Why panel sessions suck (and how to fix them)

by Scott | 4/11/2009 | 25 Comments »

Most training conferences in most industries resort to what’s called a panel session. This is where 3 to 5 experts get up on stage and each one, in turn, bores the audience to death.

Why do panels still happen? One reason. They’re sooooo tempting.

In theory a panel is jam packed with goodness, as it gets more people on stage at the same time, creates something real and spontaneous, and all things being equal more interesting stuff should happen than your average lecture.

Why doesn’t it work? Here’s why:

  • Everyone is too polite. For a panel to work the panelists must be comfortable disagreeing with, or passionately supporting, each other in front of a crowd. Few professionals are willing to do this, especially if they just met the other panelist 5 minutes ago. They know that to openly criticize someone else is likely to make them seem like a jerk. Why take that risk?
  • There are too many people.  If you want a good dinner conversation, how many people can you have ? 3?4? Maybe if it’s a quiet restaurant, 6? The more people, the more fighting their will be for the floor, the harder it will be for them to make eye contact with each other, and the easier it is for people to hide.  A debate, meaning two people, is way preferable to a 6 person Battle Royale. It forces people to take a stand and speak up. Have more than 3 or 4 people and you get the opposite effect.
  • There aren’t enough microphones. If the goal is a lively conversation, everyone has to have their own microphone. Sitting in the audience, waiting for the microphone to be passed between people…. zzzzzz. It’s energy death.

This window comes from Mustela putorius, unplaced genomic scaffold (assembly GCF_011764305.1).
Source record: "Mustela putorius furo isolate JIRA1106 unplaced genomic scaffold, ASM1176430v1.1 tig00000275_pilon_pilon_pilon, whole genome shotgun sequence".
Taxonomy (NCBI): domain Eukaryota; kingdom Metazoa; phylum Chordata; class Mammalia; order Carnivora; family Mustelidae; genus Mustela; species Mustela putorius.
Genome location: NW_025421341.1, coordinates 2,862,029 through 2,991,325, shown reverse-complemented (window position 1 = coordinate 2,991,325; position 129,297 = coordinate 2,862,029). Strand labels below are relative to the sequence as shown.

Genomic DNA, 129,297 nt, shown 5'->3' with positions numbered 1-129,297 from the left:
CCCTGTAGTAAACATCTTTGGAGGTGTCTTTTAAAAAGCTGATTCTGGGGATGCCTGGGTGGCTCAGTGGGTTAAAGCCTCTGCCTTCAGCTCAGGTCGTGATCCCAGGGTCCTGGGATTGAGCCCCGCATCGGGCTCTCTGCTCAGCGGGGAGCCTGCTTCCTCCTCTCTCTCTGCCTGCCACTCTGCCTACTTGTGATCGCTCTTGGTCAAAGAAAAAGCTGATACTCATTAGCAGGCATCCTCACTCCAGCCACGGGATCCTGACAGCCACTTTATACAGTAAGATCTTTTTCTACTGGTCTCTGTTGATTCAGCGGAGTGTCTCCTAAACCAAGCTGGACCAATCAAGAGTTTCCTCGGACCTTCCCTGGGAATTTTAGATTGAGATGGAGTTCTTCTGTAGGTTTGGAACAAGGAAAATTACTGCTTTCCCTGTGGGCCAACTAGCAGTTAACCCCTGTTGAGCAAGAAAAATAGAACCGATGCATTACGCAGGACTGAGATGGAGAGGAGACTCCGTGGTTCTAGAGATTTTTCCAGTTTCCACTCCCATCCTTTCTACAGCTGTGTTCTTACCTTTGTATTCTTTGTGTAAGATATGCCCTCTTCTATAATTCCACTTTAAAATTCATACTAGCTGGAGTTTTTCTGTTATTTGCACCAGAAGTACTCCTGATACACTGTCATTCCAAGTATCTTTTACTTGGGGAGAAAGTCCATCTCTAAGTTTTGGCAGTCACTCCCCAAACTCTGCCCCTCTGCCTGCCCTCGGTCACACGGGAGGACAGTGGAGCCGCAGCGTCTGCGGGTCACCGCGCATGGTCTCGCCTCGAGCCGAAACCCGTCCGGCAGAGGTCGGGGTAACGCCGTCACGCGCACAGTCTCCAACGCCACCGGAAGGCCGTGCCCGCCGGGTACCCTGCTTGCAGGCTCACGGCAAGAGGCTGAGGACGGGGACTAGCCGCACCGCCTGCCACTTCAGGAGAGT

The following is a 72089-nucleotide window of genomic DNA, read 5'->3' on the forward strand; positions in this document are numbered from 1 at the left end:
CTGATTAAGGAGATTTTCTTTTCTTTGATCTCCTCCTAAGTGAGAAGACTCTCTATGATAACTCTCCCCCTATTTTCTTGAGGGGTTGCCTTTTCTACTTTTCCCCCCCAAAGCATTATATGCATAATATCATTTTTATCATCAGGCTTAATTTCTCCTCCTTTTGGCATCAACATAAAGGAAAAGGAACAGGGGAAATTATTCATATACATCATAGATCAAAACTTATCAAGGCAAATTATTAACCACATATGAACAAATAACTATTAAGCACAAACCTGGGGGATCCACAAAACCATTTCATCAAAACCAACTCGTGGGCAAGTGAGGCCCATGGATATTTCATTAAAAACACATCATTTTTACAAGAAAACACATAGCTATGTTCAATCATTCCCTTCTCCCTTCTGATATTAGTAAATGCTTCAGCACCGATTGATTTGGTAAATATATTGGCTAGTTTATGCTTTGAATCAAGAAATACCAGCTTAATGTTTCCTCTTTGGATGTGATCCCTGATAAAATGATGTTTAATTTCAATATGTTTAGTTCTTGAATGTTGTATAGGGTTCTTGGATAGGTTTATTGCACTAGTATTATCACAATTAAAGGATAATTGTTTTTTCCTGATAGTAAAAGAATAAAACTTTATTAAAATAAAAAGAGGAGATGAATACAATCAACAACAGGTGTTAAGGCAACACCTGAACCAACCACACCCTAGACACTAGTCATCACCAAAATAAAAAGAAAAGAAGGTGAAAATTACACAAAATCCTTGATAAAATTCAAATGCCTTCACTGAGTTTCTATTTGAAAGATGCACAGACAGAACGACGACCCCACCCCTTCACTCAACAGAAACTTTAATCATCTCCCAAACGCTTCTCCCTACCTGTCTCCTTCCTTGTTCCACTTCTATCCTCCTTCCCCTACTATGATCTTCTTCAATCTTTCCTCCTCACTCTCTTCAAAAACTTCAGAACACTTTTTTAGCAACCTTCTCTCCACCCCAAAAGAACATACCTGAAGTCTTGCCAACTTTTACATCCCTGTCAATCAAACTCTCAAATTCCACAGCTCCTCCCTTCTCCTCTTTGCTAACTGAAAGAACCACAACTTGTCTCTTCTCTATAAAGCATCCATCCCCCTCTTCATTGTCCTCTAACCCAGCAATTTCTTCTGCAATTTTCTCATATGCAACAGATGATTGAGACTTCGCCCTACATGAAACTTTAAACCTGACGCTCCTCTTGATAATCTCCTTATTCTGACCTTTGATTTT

• The panelists are dull and unprepared.  Sometimes they’re on the panel because they’re too dull, or low profile, to earn their own session in the eyes of the organizers, and the session isn’t tended to as much as other sessions. And even when you get rock stars, they will look to the moderator to set the tone, and if the tone is dull, they’ll follow.
  • People waste time stating the obvious. Each speaker should have their background, bio, and even their two sentence position on the topic, available online. Get it out of the way. And the panel should have a sense of their audience so they don’t spent 10 minutes debating the finer points 2+2 = 4.
  • The moderator is passive. It’s the moderator’s job to set up questions that will polarize, or spark strong opinions. Simply giving each panelist 5 minutes and opening the floor to the audience is rarely going to be interesting. There is no angle or structure for people to respond to and use as leverage to make their points. Often the moderator is the conference organizer, and they are afraid to challenge the panelists since the panelists are their guests.

How to run a great panel session:

  • Pick a strong moderator. You want a Phil Donahue. Someone who can facilitate, help people express their opinions, Cut off people who are hogging the floor (when was the last time you saw this done when it needed to be?) and call bullshit on occasion. They need to be prepared with tough questions, the questions everyone in the audience wants to be asked,  have done some research, and who will instigate when necessary to keep the debate lively, but get out of the way if the conversation is going well.